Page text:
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workers. public employees deserve to be safe on the job. treen public employees as second-class citizens must come to an end. mr. chairman, as we prepare to observe the worker's memorial day tomorrow we realize that our work is far from don. to quote from president obama statement in the wake of the upper bay branch mine disaster, we owe it to all of the workers' action committee with an accountability and assurance that when they go to work every day they are not alone. they ought to know behind them is a government that is looking out for their safety. i join with you come mr. chairman did a kidding ourselves to bring it up the day there will be no more workers memorialist for body on the job. thank you for the opportunity to testify. >> michael, thank you for your testimony. i've read the written testimony last night and i thought maybe we were talking to the eckert talking about these exhibits here and the one i mentioned in my opening statement defines penalties both civil and criminal or tougher on
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environmental lobbies than they are on the workers' safety. in the testimony you plan of the 2001 social security to the to -- acid that exploded in the refinery in delaware. geoff davis, a worker, his body was literally dissolved in the acid. the osha penalty was $175,000. yet in the same incident thousands of dead fish and crabs were discovered along an epa clean water act violation amounting to $10 million. how can we tell geoff davis's wife and their children the penalty for killing fish and crabs is many times higher than the penalty for killing a husband and father? >> and these things cry out to do something and we have got to make the necessary changes. and that is what we look to you for is your suggestions and advice on how we change these.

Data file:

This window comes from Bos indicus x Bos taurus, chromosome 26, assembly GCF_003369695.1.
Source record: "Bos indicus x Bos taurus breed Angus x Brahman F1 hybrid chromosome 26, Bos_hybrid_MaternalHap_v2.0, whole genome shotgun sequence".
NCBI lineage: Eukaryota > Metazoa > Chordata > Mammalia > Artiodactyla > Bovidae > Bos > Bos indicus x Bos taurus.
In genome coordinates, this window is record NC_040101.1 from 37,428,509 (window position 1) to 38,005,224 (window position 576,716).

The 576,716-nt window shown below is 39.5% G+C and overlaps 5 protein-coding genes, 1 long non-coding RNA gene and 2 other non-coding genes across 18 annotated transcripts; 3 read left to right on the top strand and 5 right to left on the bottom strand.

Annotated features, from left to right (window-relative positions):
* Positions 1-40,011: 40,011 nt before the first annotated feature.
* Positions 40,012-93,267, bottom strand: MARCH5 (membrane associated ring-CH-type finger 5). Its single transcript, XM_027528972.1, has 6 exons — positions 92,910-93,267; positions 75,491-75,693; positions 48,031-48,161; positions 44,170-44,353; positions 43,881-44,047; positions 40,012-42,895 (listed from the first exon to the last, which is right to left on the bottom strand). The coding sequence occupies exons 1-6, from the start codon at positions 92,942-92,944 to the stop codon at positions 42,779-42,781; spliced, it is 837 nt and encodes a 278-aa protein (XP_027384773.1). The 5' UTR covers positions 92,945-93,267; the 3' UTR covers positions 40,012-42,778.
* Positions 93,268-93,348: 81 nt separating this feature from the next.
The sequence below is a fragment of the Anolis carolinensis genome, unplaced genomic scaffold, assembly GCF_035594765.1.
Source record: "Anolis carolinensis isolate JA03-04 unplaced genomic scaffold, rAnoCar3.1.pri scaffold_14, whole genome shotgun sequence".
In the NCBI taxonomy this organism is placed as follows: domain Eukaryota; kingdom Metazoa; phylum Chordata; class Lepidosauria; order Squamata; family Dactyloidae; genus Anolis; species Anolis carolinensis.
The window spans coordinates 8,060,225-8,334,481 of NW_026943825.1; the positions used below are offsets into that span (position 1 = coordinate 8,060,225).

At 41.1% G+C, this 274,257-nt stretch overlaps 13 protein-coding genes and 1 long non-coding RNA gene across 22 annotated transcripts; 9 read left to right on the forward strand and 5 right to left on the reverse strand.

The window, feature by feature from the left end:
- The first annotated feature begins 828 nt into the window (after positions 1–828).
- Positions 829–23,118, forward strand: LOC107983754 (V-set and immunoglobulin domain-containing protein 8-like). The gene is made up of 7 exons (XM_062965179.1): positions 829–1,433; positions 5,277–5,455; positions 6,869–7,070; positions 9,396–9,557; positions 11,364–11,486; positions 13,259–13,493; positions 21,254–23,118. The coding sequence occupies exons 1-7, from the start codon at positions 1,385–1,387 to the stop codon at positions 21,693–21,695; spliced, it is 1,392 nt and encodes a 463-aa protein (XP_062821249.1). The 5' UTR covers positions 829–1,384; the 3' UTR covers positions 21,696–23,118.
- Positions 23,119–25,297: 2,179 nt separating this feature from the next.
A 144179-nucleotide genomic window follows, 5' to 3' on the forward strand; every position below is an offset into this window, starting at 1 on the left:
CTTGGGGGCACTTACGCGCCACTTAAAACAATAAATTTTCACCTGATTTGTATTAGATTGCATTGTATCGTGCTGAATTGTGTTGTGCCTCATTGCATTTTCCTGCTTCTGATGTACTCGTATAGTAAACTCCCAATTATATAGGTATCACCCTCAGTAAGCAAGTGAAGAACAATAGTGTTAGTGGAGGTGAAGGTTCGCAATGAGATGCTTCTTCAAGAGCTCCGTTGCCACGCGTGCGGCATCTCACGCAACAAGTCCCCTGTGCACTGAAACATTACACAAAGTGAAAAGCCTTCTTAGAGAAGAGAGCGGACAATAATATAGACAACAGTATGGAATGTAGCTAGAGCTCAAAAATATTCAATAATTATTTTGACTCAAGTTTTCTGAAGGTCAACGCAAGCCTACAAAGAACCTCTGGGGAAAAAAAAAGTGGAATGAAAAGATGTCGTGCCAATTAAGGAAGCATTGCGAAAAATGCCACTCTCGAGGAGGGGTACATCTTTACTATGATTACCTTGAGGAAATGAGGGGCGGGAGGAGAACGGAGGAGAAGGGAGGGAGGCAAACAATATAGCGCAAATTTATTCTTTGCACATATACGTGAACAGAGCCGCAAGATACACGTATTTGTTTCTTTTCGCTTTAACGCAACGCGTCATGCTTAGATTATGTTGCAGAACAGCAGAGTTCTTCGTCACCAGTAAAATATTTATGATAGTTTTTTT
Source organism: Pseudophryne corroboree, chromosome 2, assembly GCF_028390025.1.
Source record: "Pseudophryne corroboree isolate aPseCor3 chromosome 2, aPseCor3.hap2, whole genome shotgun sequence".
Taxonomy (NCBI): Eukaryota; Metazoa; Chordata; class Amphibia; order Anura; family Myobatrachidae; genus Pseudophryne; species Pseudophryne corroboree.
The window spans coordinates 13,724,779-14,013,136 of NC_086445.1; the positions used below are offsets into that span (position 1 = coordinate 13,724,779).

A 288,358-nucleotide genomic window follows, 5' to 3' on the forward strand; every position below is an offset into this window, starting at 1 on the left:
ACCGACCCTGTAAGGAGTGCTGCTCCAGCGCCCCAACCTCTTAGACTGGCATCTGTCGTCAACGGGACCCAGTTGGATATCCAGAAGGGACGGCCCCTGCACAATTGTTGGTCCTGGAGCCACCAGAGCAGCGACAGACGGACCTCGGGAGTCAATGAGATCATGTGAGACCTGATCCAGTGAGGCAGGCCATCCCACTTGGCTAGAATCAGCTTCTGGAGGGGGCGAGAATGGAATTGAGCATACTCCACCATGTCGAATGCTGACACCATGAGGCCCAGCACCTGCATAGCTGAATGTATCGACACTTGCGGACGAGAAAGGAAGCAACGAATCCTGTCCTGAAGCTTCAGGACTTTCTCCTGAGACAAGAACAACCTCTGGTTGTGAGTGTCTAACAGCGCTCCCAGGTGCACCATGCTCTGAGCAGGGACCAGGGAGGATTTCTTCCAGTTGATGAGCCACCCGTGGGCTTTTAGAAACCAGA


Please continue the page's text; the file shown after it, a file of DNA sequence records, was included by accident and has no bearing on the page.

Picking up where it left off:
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right now we just heard from msha. i think you were hearing all of that. they have the authority to order the withdrawal of miners from an area until they have abatement. they can shut down a mine but we know that doesn't happen that often. yet osha cannot immediately shut down the process of removing workers from harm until the hazard is correct. is this correct? >> yes, sir if a osha inspector is in the facility and we see a hazard dangers to facilities we can certainly ask an employer to shut down but we can't required. we have to go to court to do that. sprick even though there may be imminent danger? >> yes, sir. >> do you have any device for any suggestions for the legislative change? >> i certainly would like to see that changed. i think that is an extremely important change. msha has the